• Aerospace and Automotive Industries: Graphite is employed in aerospace and automotive applications that require high electrical conductivity. It is used in brushes and commutators for electric motors and generators, where it facilitates the transfer of electrical current between moving parts. 8 Additionally, graphite is utilized in lightning strike protection systems for aircraft, where it provides a conductive path for lightning to safely discharge. 9
  • Electrical Heating Elements: Graphite’s ability to conduct electricity and resist high temperatures makes it suitable for electrical heating elements. It is used in applications such as electric furnaces, heating elements for industrial processes, and heating components in home appliances like toasters and hairdryers.
  • Conductive Coatings and Lubricants: Graphite is often employed as a conductive coating or lubricant due to its electrical conductivity and lubricating properties. 10 It can be used to coat surfaces, such as in electrical contacts and slip rings, to ensure efficient electrical transfer and reduce friction. Graphite-based lubricants are utilized in various industrial applications to reduce wear and friction between moving parts. 11 12

These are just a few examples of the many uses of graphite as a conductor. Its versatility, combined with its excellent conductivity properties, makes it a valuable material in numerous industries where electrical conductivity is essential.

Further reading

Is Graphite a Metal?
Is Graphite an Element?
Is Diamond an Element or a Compound?
Is Diamond a Mineral or a Rock?
Is Graphite a Mineral? 

About author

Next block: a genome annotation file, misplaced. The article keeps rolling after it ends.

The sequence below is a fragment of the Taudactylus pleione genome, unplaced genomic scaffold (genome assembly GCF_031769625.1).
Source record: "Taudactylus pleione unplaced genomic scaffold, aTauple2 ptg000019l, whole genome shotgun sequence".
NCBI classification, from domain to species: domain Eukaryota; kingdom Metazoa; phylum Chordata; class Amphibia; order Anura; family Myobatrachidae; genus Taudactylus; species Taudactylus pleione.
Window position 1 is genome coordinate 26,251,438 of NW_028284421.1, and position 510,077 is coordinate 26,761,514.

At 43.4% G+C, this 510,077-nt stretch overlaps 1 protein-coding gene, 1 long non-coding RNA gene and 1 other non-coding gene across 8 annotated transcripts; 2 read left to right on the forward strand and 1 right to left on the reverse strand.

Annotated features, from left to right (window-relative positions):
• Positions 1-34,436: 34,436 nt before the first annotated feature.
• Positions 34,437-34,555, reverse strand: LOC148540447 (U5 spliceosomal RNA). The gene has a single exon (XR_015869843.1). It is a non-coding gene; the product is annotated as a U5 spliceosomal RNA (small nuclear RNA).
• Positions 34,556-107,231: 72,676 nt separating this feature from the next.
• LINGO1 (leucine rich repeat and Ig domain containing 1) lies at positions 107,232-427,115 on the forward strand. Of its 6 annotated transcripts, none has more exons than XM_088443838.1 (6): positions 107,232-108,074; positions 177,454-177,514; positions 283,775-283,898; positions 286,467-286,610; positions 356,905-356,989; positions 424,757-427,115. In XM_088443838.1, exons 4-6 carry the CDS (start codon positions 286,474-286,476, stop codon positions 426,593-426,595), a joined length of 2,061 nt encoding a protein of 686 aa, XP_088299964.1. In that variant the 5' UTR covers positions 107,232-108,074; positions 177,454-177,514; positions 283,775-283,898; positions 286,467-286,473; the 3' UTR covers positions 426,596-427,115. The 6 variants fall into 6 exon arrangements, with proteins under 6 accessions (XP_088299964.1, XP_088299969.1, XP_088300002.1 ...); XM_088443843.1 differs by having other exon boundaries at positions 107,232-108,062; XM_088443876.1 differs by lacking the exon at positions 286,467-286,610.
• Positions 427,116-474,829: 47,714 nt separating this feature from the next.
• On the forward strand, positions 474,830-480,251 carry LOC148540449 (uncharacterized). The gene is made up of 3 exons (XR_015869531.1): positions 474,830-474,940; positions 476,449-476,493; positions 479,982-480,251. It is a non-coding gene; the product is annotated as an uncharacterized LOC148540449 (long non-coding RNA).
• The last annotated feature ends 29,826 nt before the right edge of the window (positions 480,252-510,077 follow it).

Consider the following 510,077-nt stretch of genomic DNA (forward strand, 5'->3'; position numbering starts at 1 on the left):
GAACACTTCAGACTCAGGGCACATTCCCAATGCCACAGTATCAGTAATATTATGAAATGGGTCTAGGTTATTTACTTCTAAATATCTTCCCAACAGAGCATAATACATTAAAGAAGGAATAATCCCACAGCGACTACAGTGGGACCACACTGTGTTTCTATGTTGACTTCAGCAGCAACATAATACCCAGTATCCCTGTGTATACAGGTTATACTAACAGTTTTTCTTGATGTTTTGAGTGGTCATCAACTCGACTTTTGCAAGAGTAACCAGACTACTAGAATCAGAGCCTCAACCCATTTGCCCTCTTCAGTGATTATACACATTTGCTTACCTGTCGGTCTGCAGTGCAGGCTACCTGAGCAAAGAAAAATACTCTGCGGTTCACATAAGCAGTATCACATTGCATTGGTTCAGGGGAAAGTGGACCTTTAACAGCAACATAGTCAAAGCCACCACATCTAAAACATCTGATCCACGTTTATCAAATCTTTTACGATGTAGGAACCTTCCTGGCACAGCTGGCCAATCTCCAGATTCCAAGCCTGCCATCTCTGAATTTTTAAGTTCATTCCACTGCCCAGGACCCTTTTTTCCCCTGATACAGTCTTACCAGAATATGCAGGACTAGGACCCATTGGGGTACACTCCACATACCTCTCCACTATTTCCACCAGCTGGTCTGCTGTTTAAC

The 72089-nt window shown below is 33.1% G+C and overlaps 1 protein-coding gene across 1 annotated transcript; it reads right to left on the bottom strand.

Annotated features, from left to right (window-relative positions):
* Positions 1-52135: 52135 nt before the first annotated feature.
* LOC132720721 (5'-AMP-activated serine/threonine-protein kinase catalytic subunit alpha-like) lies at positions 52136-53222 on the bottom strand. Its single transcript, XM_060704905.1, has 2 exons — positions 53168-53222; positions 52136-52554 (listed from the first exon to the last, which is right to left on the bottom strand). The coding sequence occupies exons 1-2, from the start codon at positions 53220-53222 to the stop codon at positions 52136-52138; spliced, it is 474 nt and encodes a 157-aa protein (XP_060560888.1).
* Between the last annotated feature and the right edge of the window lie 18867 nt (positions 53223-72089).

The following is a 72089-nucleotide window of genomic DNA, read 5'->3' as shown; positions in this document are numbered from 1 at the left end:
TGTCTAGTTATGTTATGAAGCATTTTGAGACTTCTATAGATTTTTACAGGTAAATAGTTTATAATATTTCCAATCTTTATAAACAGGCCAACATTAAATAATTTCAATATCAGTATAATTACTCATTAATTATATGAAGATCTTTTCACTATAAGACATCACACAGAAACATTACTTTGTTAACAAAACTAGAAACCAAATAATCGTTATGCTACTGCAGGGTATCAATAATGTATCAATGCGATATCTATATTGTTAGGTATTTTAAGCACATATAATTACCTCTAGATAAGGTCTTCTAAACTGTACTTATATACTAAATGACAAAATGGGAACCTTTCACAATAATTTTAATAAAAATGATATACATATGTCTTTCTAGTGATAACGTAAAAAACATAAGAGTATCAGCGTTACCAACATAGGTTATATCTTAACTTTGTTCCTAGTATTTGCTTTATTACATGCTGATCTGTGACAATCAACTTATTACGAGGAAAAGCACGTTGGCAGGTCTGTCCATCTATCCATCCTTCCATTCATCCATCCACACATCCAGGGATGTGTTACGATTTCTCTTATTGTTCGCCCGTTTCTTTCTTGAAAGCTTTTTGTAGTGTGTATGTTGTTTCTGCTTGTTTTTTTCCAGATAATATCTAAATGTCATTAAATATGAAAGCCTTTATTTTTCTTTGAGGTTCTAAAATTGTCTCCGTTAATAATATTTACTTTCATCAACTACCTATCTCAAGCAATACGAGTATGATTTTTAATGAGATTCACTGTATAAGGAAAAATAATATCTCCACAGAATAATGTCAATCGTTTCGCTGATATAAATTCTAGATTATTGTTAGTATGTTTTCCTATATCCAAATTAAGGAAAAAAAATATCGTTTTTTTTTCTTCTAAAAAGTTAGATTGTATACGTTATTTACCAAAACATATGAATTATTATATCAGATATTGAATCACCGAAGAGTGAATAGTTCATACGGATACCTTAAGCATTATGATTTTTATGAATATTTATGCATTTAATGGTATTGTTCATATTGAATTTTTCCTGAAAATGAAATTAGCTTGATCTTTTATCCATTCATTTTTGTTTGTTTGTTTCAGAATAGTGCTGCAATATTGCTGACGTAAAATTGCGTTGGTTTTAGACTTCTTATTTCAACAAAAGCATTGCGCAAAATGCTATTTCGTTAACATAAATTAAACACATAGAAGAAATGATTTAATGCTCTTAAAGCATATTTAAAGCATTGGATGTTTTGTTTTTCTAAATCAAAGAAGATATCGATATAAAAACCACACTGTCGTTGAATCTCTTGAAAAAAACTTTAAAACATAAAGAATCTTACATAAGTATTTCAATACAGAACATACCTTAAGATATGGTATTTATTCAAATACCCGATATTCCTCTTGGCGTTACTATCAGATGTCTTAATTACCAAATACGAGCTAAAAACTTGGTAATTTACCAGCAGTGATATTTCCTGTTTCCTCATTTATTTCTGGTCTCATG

Jay is an educator and has helped more than 100,000 students in their studies by providing simple and easy explanations on different science-related topics. He is a founder of Pediabay and is passionate about helping students through his easily digestible explanations.

Read more about our Editorial process.


  1. Graphite – Wikipedia. (2023, March 17). Graphite – Wikipedia. https://en.wikipedia.org/wiki/Graphite
  2. Carbon – Wikipedia. (2007, December 6). Carbon – Wikipedia. https://en.wikipedia.org/wiki/Carbon
  3. McENANEY, B. (1999). Structure and Bonding in Carbon Materials. Carbon Materials for Advanced Technologies, 1–33. https://doi.org/10.1016/b978-008042683-9/50003-0
  4. Fsu.edu https://web1.eng.famu.fsu.edu/~dommelen/quantum/style_a/solcov.html
  5. Delocalized electron – Wikipedia. (n.d.). Delocalized Electron – Wikipedia. https://en.wikipedia.org/wiki/Delocalized_electron
  6. Yang, G., Li, L., Lee, W. B., & Ng, M. C. (2018, August 29). Structure of graphene and its disorders: a review. Science and Technology of Advanced Materials, 19(1), 613–648. https://doi.org/10.1080/14686996.2018.1494493
  7. Zhang, H., Yang, Y., Ren, D., Wang, L., & He, X. (2021, April). Graphite as anode materials: Fundamental mechanism, recent progress and advances. Energy Storage Materials, 36, 147–170. https://doi.org/10.1016/j.ensm.2020.12.027
  8. Graphite Coatings Market to Hit $570.02 Billion by 2033: Fact.MR Report. (2023, May 19). Yahoo Finance. https://finance.yahoo.com/news/graphite-coatings-market-hit-570-130000189.html
  9. Nasa.gov https://ntrs.nasa.gov/api/citations/20110014829/downloads/20110014829.pdf
  10. Wang, H. D. (2013). Graphite Solid Lubrication Materials. Encyclopedia of Tribology, 1550–1555. https://doi.org/10.1007/978-0-387-92897-5_1261
  11. Huai, W., Zhang, C., & Wen, S. (2020, November 25). Graphite-based solid lubricant for high-temperature lubrication. Friction, 9(6), 1660–1672. https://doi.org/10.1007/s40544-020-0456-2
  12. BOLLMANN, W., & SPREADBOROUGH, J. (1960, April). Action of Graphite as a Lubricant. Nature, 186(4718), 29–30. https://doi.org/10.1038/186029a0

Leave a Comment

Your email address will not be published. Required fields are marked *

Scroll to Top